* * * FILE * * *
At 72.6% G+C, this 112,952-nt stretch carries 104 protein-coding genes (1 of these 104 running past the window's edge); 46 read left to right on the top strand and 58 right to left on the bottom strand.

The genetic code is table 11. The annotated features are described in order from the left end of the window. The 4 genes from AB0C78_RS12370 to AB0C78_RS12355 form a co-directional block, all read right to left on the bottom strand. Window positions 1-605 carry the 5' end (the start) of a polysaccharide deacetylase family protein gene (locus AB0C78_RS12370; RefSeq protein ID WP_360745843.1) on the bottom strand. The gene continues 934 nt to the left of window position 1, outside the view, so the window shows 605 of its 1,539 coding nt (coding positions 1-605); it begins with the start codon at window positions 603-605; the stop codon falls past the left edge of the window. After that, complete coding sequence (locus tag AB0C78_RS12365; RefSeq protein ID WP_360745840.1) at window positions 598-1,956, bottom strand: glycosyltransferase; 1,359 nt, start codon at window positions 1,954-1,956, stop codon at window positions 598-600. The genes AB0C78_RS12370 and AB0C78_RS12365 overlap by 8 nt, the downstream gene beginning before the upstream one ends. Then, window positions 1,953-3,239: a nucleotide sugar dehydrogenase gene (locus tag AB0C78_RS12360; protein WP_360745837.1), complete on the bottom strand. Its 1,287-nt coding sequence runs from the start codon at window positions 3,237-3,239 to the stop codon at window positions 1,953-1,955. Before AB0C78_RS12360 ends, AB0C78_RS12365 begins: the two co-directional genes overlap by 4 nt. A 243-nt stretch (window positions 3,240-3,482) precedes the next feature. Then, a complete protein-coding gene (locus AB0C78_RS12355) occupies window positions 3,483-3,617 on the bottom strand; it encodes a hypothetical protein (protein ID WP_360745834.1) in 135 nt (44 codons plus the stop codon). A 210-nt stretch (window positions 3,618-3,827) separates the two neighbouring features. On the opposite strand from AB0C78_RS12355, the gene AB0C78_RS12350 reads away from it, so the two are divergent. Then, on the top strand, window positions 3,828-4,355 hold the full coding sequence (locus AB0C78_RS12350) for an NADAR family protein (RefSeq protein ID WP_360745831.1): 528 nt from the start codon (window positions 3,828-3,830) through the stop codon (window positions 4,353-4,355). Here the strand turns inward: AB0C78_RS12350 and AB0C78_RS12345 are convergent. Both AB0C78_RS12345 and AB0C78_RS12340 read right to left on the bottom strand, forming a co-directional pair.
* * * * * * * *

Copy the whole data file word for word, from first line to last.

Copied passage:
At 72.6% G+C, this 112,952-nt stretch carries 104 protein-coding genes (1 of these 104 running past the window's edge); 46 read left to right on the top strand and 58 right to left on the bottom strand.

The genetic code is table 11. The annotated features are described in order from the left end of the window. The 4 genes from AB0C78_RS12370 to AB0C78_RS12355 form a co-directional block, all read right to left on the bottom strand. Window positions 1-605 carry the 5' end (the start) of a polysaccharide deacetylase family protein gene (locus AB0C78_RS12370; RefSeq protein ID WP_360745843.1) on the bottom strand. The gene continues 934 nt to the left of window position 1, outside the view, so the window shows 605 of its 1,539 coding nt (coding positions 1-605); it begins with the start codon at window positions 603-605; the stop codon falls past the left edge of the window. After that, complete coding sequence (locus tag AB0C78_RS12365; RefSeq protein ID WP_360745840.1) at window positions 598-1,956, bottom strand: glycosyltransferase; 1,359 nt, start codon at window positions 1,954-1,956, stop codon at window positions 598-600. The genes AB0C78_RS12370 and AB0C78_RS12365 overlap by 8 nt, the downstream gene beginning before the upstream one ends. Then, window positions 1,953-3,239: a nucleotide sugar dehydrogenase gene (locus tag AB0C78_RS12360; protein WP_360745837.1), complete on the bottom strand. Its 1,287-nt coding sequence runs from the start codon at window positions 3,237-3,239 to the stop codon at window positions 1,953-1,955. Before AB0C78_RS12360 ends, AB0C78_RS12365 begins: the two co-directional genes overlap by 4 nt. A 243-nt stretch (window positions 3,240-3,482) precedes the next feature. Then, a complete protein-coding gene (locus AB0C78_RS12355) occupies window positions 3,483-3,617 on the bottom strand; it encodes a hypothetical protein (protein ID WP_360745834.1) in 135 nt (44 codons plus the stop codon). A 210-nt stretch (window positions 3,618-3,827) separates the two neighbouring features. On the opposite strand from AB0C78_RS12355, the gene AB0C78_RS12350 reads away from it, so the two are divergent. Then, on the top strand, window positions 3,828-4,355 hold the full coding sequence (locus AB0C78_RS12350) for an NADAR family protein (RefSeq protein ID WP_360745831.1): 528 nt from the start codon (window positions 3,828-3,830) through the stop codon (window positions 4,353-4,355). Here the strand turns inward: AB0C78_RS12350 and AB0C78_RS12345 are convergent. Both AB0C78_RS12345 and AB0C78_RS12340 read right to left on the bottom strand, forming a co-directional pair.